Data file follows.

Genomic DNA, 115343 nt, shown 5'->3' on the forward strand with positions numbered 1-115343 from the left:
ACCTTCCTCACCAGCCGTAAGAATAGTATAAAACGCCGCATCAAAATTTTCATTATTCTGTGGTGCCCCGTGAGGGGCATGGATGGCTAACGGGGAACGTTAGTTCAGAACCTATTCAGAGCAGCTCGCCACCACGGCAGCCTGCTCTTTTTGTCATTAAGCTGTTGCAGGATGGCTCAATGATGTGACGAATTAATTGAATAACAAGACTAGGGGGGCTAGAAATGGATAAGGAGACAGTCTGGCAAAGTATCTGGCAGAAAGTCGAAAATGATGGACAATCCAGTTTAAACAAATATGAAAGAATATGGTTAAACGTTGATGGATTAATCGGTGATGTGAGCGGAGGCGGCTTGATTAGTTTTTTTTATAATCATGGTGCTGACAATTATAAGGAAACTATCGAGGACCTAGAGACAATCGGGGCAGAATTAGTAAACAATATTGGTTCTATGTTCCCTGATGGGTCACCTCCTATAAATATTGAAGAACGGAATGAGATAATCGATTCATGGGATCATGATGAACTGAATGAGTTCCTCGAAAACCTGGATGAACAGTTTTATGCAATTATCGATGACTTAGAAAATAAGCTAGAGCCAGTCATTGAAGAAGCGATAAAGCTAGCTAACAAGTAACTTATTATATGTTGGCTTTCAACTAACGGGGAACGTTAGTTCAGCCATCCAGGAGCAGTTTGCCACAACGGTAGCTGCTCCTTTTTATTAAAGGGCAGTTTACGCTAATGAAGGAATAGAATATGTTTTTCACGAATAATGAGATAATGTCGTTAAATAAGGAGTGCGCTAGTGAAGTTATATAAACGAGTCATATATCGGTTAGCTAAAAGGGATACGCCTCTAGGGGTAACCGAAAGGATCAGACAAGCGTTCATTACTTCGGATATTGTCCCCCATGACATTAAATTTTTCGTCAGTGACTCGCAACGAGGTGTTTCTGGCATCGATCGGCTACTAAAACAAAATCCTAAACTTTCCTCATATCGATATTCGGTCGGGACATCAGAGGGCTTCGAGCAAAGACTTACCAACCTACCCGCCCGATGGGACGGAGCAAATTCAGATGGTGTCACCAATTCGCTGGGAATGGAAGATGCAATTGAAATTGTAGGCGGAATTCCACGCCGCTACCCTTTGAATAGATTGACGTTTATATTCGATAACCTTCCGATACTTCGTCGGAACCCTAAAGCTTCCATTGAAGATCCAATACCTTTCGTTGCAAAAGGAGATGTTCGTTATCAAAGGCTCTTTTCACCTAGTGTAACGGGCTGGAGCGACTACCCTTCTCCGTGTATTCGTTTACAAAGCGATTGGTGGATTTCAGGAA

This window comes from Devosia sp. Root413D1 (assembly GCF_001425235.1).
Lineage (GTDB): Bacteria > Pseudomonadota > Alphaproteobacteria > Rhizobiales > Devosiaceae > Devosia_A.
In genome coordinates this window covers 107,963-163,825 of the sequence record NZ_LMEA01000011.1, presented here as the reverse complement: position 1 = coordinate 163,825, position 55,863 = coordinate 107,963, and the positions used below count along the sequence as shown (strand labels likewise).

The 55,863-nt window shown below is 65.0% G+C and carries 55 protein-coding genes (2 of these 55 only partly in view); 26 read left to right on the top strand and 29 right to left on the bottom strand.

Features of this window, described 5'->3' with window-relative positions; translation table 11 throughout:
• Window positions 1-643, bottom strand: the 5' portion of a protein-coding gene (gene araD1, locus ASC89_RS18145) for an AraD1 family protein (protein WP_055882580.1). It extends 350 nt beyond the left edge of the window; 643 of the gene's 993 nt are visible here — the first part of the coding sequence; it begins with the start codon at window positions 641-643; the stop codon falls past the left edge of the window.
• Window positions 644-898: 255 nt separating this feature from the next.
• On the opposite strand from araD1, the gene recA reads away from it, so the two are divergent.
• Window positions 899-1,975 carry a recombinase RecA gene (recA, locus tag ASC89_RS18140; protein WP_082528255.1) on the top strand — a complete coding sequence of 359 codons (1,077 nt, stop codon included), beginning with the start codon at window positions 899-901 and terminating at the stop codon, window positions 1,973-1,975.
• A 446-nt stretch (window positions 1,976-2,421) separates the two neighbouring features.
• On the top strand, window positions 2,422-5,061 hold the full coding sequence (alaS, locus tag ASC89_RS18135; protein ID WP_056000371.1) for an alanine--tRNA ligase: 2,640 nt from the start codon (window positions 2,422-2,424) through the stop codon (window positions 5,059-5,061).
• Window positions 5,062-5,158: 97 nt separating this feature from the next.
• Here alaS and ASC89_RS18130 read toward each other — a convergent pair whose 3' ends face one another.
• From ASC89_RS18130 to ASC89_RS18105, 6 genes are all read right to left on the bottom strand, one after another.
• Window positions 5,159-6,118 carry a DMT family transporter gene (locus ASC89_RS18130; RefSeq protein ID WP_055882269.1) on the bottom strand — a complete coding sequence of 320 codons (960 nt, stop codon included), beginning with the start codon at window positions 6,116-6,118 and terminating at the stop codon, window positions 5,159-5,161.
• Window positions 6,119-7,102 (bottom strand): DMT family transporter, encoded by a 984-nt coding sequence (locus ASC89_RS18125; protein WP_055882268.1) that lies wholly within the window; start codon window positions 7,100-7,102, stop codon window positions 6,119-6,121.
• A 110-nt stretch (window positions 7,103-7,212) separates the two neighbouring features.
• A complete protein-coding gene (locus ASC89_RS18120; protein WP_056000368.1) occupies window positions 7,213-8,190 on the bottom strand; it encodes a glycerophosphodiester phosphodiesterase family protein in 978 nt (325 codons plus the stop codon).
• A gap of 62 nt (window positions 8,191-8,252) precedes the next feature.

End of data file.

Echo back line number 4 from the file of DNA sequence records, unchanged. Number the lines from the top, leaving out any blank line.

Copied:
Lineage (GTDB): Bacteria > Pseudomonadota > Alphaproteobacteria > Rhizobiales > Devosiaceae > Devosia_A.